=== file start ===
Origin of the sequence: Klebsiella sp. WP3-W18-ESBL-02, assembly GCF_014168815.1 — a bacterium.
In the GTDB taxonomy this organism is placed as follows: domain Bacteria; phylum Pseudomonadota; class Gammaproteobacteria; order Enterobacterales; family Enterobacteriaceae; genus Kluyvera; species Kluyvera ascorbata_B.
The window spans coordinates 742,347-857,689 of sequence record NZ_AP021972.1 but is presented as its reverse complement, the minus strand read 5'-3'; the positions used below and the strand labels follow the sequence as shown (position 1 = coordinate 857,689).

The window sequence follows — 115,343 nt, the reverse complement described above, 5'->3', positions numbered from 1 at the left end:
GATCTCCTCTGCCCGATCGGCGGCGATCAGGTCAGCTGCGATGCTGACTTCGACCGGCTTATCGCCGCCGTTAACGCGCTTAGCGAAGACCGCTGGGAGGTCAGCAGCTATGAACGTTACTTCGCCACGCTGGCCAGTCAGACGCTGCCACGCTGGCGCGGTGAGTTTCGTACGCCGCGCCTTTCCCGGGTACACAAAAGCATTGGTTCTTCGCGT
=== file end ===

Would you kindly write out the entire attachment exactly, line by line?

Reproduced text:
Origin of the sequence: Klebsiella sp. WP3-W18-ESBL-02, assembly GCF_014168815.1 — a bacterium.
In the GTDB taxonomy this organism is placed as follows: domain Bacteria; phylum Pseudomonadota; class Gammaproteobacteria; order Enterobacterales; family Enterobacteriaceae; genus Kluyvera; species Kluyvera ascorbata_B.
The window spans coordinates 742,347-857,689 of sequence record NZ_AP021972.1 but is presented as its reverse complement, the minus strand read 5'-3'; the positions used below and the strand labels follow the sequence as shown (position 1 = coordinate 857,689).

The window sequence follows — 115,343 nt, the reverse complement described above, 5'->3', positions numbered from 1 at the left end:
GATCTCCTCTGCCCGATCGGCGGCGATCAGGTCAGCTGCGATGCTGACTTCGACCGGCTTATCGCCGCCGTTAACGCGCTTAGCGAAGACCGCTGGGAGGTCAGCAGCTATGAACGTTACTTCGCCACGCTGGCCAGTCAGACGCTGCCACGCTGGCGCGGTGAGTTTCGTACGCCGCGCCTTTCCCGGGTACACAAAAGCATTGGTTCTTCGCGT